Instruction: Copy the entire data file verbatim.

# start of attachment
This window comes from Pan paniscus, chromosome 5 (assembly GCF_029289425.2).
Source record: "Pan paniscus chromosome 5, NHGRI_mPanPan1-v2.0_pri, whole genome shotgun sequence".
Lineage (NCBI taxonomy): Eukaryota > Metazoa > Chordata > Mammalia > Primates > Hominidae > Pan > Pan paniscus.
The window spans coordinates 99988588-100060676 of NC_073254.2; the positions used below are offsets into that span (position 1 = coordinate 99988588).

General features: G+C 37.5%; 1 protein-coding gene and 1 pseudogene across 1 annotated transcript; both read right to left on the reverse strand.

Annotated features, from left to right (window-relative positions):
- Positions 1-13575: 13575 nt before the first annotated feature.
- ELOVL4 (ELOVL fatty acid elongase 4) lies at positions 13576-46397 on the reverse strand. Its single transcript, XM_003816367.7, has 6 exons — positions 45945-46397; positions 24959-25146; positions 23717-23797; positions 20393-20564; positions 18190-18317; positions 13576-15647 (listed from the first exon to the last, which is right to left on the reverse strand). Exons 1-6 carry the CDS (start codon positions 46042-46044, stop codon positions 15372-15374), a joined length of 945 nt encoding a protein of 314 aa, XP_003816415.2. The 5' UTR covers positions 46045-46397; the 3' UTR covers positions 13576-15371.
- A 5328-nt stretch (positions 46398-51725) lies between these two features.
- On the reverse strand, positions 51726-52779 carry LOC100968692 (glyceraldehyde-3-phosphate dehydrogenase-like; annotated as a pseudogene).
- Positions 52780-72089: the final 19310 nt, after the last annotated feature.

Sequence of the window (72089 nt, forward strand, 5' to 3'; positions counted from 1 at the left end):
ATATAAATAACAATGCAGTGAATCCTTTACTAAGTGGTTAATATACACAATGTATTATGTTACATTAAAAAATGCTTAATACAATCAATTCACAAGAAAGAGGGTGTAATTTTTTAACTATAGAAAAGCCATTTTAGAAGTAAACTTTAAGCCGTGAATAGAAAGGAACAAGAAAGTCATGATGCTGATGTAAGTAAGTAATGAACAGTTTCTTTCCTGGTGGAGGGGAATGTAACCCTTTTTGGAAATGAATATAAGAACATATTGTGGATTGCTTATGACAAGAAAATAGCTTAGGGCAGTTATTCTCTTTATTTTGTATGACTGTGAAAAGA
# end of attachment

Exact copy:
This window comes from Pan paniscus, chromosome 5 (assembly GCF_029289425.2).
Source record: "Pan paniscus chromosome 5, NHGRI_mPanPan1-v2.0_pri, whole genome shotgun sequence".
Lineage (NCBI taxonomy): Eukaryota > Metazoa > Chordata > Mammalia > Primates > Hominidae > Pan > Pan paniscus.
The window spans coordinates 99988588-100060676 of NC_073254.2; the positions used below are offsets into that span (position 1 = coordinate 99988588).

General features: G+C 37.5%; 1 protein-coding gene and 1 pseudogene across 1 annotated transcript; both read right to left on the reverse strand.

Annotated features, from left to right (window-relative positions):
- Positions 1-13575: 13575 nt before the first annotated feature.
- ELOVL4 (ELOVL fatty acid elongase 4) lies at positions 13576-46397 on the reverse strand. Its single transcript, XM_003816367.7, has 6 exons — positions 45945-46397; positions 24959-25146; positions 23717-23797; positions 20393-20564; positions 18190-18317; positions 13576-15647 (listed from the first exon to the last, which is right to left on the reverse strand). Exons 1-6 carry the CDS (start codon positions 46042-46044, stop codon positions 15372-15374), a joined length of 945 nt encoding a protein of 314 aa, XP_003816415.2. The 5' UTR covers positions 46045-46397; the 3' UTR covers positions 13576-15371.
- A 5328-nt stretch (positions 46398-51725) lies between these two features.
- On the reverse strand, positions 51726-52779 carry LOC100968692 (glyceraldehyde-3-phosphate dehydrogenase-like; annotated as a pseudogene).
- Positions 52780-72089: the final 19310 nt, after the last annotated feature.

Sequence of the window (72089 nt, forward strand, 5' to 3'; positions counted from 1 at the left end):
ATATAAATAACAATGCAGTGAATCCTTTACTAAGTGGTTAATATACACAATGTATTATGTTACATTAAAAAATGCTTAATACAATCAATTCACAAGAAAGAGGGTGTAATTTTTTAACTATAGAAAAGCCATTTTAGAAGTAAACTTTAAGCCGTGAATAGAAAGGAACAAGAAAGTCATGATGCTGATGTAAGTAAGTAATGAACAGTTTCTTTCCTGGTGGAGGGGAATGTAACCCTTTTTGGAAATGAATATAAGAACATATTGTGGATTGCTTATGACAAGAAAATAGCTTAGGGCAGTTATTCTCTTTATTTTGTATGACTGTGAAAAGA